Accurate loading of buildings is necessary if accurate analysis and design would be carried out for the building. In the loading of structures, two types of load are encountered, dead load (BS 8110) or permanent action (EC 2) and live load (BS 8110) or temporary action/imposed loads (EC 2). For all types of structures, these two loads are encountered.
Permanent actions chiefly consist of the self-weight of the structures or construction works. Self-weight is usually represented as single characteristic value or estimated as the product of the nominal dimensions as shown on the drawings of the structural elements, non-structural elements, or fixed services and the mean characteristic values of weight/density of the constituent materials. In the determination of the permanent action, the following shall be taken into consideration:
- The total self-weight of structural and non-structural members.
- The critical load cases in areas where it is expected to add and remove structural and non-structural members.
- The self-weight of new coatings and distribution conduits.
- The moisture content of stored materials in case of buildings used for storage.
Examples of Elements in Buildings
Structural elements include: beams; columns; slabs; stairs; pad bases; raft foundation etc.
Non-structural elements include: roofing; surfacing and coverings; partitions and linings (except movable partitions that are treated as imposed loads); hand rails, safety barriers, parapets and kerbs; wall cladding; suspended ceilings thermal insulation; bridge furniture; fixed services.
Fixed services include: equipment for lifts and moving stairways; heating, ventilating and air conditioning equipment; electrical equipment; pipes without their contents; cable trunking and conduits.
The self-weight of elements such as flooring systems, facades and ceilings, lifts and equipment for buildings may be provided by the manufacturer.
The self-weight of movable partitions may be determined as its equivalent UDL which is then added to the imposed loads.
Imposed loads on buildings are those arising from occupancy. By occupancy may include: normal use by persons; furniture and moveable objects (e.g. moveable partitions, storage, the contents of containers); vehicles; anticipating rare events, such as concentrations of persons or of furniture, or the moving or stacking of objects which may occur during reorganization or redecoration. Imposed loads which are classified as free actions are usually modeled as uniformly distributed loads, line loads or concentrated loads or combinations of these loads. Imposed loads on Table 2 below are valid for all structures except in the following cases:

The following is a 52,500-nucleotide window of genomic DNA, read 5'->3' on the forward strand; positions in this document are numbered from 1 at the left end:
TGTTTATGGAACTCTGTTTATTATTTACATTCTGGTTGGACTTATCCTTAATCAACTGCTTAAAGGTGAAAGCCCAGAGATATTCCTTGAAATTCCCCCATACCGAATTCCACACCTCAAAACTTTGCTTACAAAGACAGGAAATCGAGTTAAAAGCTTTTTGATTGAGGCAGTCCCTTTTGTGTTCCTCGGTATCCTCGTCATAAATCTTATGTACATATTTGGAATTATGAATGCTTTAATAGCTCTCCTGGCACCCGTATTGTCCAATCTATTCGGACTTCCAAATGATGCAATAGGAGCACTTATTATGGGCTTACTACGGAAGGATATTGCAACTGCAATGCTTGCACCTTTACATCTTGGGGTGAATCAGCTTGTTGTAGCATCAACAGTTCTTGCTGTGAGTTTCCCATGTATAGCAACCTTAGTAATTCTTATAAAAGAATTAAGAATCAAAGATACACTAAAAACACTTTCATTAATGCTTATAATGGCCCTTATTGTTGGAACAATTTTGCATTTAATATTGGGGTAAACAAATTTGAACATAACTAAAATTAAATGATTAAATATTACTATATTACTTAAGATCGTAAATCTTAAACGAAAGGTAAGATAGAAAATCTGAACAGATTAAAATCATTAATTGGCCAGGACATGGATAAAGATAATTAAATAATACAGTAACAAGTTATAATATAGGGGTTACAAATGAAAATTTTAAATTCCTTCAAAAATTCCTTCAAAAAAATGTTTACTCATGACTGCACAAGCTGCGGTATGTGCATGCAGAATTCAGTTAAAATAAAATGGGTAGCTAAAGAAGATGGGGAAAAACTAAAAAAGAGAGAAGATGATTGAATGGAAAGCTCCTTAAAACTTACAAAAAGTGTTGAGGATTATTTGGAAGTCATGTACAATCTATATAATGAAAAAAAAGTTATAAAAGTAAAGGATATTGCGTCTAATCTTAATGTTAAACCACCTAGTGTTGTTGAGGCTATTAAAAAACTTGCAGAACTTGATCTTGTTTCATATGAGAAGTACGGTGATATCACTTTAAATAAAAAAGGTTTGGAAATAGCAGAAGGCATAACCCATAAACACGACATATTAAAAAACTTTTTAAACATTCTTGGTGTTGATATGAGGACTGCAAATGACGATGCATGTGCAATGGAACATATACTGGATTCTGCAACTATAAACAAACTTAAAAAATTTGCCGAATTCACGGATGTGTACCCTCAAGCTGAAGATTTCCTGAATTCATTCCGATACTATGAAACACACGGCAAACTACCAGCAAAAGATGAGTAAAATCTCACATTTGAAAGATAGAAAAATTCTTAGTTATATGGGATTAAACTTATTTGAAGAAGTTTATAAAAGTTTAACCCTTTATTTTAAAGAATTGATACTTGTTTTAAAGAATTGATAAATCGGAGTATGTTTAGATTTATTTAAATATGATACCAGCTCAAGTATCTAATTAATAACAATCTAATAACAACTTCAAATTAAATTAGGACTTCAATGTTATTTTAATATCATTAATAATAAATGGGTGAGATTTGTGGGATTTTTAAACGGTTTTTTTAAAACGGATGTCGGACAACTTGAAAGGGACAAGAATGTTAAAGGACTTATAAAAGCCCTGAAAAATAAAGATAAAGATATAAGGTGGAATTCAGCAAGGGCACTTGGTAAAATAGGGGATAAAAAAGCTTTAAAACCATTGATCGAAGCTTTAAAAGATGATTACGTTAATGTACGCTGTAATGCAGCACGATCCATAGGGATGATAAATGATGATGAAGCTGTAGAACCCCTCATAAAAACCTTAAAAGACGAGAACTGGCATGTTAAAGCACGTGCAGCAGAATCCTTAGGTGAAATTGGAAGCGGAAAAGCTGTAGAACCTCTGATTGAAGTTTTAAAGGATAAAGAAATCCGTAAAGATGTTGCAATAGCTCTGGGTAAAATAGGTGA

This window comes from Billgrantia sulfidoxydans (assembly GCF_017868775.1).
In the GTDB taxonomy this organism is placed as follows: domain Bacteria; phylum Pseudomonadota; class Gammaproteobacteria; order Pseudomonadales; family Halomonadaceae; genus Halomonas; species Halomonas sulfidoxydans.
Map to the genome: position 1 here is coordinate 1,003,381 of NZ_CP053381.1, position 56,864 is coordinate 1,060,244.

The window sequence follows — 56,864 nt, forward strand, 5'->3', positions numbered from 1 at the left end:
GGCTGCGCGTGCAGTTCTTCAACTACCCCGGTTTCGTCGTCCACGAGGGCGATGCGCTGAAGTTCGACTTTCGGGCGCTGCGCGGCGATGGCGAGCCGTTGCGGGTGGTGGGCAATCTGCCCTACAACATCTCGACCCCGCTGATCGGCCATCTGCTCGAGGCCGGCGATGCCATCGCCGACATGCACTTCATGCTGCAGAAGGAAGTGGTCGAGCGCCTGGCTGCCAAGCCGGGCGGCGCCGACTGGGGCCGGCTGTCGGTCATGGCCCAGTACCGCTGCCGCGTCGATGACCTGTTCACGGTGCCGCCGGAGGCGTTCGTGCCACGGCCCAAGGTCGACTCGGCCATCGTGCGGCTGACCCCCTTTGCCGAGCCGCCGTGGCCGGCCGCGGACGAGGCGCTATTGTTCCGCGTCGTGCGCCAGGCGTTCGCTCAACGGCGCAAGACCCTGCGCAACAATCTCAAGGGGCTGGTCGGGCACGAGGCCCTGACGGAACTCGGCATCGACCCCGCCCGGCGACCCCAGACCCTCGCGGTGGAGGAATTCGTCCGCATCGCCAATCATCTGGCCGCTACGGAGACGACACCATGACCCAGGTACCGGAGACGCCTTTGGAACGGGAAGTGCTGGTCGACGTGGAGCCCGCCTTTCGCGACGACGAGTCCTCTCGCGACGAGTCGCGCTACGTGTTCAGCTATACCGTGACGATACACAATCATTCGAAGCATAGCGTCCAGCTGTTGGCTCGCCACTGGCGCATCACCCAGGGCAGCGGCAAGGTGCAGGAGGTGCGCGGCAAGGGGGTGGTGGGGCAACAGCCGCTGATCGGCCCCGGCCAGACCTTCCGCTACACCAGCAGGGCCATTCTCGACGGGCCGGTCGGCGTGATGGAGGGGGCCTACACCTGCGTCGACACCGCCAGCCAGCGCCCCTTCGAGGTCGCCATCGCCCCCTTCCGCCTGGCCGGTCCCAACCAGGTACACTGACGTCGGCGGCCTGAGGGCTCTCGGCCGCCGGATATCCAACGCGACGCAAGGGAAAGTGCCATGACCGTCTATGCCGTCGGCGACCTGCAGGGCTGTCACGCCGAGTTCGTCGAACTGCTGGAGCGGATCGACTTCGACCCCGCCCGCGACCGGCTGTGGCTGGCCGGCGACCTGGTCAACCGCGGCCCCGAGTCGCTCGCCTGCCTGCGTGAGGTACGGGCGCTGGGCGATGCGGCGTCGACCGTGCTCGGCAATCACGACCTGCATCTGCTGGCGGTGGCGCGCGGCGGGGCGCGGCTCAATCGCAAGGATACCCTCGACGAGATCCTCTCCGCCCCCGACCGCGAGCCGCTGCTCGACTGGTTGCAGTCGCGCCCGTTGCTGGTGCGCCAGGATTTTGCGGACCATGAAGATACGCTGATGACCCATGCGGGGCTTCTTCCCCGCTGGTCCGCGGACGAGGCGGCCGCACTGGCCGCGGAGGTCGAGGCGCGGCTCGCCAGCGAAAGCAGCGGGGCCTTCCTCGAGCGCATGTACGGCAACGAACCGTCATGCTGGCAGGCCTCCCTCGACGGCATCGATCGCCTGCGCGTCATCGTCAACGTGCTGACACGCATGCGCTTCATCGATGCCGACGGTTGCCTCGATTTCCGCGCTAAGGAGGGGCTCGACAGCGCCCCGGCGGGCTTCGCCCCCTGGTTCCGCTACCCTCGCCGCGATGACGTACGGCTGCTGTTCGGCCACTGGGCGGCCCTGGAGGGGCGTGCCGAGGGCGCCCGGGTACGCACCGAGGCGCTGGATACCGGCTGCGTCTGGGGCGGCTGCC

- Imposed loads on bridges (EN 1991-2).
- Imposed loads due to accidental actions such as impact from vehicle or accidental loads from machines (EN 1991-1-7).
- Imposed loads associated with resonance effects from synchronized rhythmical movement of people or dancing or jumping. In this case, dynamic effect should be factored in the analysis.
- Imposed loads with additional loads such as in forklifts and helicopters due to masses and inertial forces caused by fluctuating effects. Here, dynamic magnification factor, ϕ is applied to the static loads to take care of the effects.
- Imposed loads due to actions that cause acceleration of the structure or structural members shall be considered as dynamic actions and analysed using dynamic analysis.
- The total imposed loads in a situation where imposed loads act simultaneously with other actions such wind, snow, cranes and machinery.
- The fatigue load where it is expected that a number of load variations or effect of variations would cause fatigue.
- Dynamic loads or dynamic models of imposed loads for structures susceptible to vibration.
For the design of floor in one storey building, roof, column and walls, imposed loads should be placed at the most unfavourable location or part of the influence area. Imposed load from a single storey may be reduced by the factor, αA but where imposed loads from several storeys act on columns and walls, the total imposed loads may be reduced by a factor αn.
Table 1: Values of ψ in Buildings based Table A 1.1, Annex A1 of EN 1990
|Category of imposed loads in buildings||ψ1||ψ2||ψ3|
|Category A: domestic, residential||0,7||0,5||0,3|
|Category B: office areas||0,7||0,5||0,3|
|Category C: congregation areas||0,7||0,7||0,6|
|Category D: shopping areas||0,7||0,7||0,6|
|Category F: storage areas||1,0||0,9||0,8|
Categories of Loads and their Values
Whether the purpose of the structure is for residential, commercial, social or administrative, imposed loads on buildings are classified into 4 categories
Table 2: Categories of use (Table 6.1 of BS EN 1991-1-1:2002)
|A||Areas for domestic and residential activities||Rooms in residential buildings and houses; bedrooms and wards in hospitals; bedrooms in hotels and hostels kitchens and toilets.|